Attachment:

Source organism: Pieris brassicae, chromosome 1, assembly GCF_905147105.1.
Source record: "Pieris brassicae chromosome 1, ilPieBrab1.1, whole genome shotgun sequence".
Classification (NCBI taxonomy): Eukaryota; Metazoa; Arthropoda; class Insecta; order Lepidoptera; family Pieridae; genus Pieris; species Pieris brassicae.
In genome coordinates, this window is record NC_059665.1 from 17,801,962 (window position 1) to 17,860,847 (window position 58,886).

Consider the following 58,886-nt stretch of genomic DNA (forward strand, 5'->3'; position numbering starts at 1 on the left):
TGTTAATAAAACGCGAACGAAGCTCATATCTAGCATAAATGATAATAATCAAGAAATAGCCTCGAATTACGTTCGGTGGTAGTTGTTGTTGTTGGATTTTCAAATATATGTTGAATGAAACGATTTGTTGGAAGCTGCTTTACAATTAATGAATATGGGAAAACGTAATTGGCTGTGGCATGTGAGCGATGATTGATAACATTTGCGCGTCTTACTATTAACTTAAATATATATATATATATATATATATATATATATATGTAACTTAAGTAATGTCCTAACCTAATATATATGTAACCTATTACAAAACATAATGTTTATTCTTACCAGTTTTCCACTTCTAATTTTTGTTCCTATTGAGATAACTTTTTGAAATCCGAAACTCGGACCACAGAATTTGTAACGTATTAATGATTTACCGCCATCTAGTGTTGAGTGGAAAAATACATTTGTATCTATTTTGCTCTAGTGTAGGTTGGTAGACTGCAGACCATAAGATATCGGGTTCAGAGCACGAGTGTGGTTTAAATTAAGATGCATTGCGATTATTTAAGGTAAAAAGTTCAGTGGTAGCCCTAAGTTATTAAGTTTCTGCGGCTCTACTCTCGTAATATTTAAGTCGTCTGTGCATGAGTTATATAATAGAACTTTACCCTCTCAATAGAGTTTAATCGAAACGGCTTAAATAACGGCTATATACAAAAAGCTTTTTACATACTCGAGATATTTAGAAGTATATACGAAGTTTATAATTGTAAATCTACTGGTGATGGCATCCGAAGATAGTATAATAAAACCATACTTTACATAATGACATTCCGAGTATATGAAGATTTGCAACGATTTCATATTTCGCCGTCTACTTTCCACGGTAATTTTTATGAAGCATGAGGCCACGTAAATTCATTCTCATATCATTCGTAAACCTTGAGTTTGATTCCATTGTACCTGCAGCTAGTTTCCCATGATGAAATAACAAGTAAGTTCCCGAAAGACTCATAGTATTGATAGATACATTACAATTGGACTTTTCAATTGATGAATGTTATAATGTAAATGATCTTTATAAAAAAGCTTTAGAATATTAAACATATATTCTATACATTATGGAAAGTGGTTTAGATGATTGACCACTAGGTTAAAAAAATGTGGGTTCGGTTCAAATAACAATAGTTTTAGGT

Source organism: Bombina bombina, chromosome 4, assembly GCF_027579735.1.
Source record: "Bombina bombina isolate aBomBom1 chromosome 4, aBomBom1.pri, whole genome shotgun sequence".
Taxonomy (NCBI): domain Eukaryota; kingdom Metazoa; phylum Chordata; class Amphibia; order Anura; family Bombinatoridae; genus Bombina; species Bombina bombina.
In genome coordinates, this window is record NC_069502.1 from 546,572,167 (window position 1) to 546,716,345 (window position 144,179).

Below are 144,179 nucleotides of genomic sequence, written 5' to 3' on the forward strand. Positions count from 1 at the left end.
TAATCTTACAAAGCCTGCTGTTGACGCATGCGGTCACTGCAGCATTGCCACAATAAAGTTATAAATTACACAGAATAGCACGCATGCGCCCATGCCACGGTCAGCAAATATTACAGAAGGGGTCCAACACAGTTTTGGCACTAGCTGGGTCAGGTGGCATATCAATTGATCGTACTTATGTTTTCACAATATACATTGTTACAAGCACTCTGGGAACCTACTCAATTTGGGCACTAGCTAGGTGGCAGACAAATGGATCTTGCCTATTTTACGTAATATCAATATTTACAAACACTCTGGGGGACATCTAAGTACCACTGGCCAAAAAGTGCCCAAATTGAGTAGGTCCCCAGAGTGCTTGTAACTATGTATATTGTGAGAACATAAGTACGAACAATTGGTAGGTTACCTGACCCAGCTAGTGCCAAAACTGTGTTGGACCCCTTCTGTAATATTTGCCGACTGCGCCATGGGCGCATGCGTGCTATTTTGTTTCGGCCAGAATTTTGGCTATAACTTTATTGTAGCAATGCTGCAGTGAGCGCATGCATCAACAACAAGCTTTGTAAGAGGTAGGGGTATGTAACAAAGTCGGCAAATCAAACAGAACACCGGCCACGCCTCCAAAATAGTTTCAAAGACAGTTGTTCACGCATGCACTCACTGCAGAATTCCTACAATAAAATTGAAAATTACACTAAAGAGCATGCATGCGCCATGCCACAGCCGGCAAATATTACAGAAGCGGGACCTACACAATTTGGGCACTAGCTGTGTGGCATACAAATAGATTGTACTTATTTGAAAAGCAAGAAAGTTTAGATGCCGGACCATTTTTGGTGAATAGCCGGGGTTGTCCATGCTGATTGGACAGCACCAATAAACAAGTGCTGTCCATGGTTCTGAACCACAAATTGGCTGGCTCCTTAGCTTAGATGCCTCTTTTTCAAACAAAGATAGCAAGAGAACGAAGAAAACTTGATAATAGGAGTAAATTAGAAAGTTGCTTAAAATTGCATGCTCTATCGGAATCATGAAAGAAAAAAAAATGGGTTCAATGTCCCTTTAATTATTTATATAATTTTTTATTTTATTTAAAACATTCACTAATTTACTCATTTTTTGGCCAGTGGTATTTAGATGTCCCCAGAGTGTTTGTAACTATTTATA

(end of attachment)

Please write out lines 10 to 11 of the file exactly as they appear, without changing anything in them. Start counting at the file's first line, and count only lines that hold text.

In genome coordinates, this window is record NC_069502.1 from 546,572,167 (window position 1) to 546,716,345 (window position 144,179).

Below are 144,179 nucleotides of genomic sequence, written 5' to 3' on the forward strand. Positions count from 1 at the left end.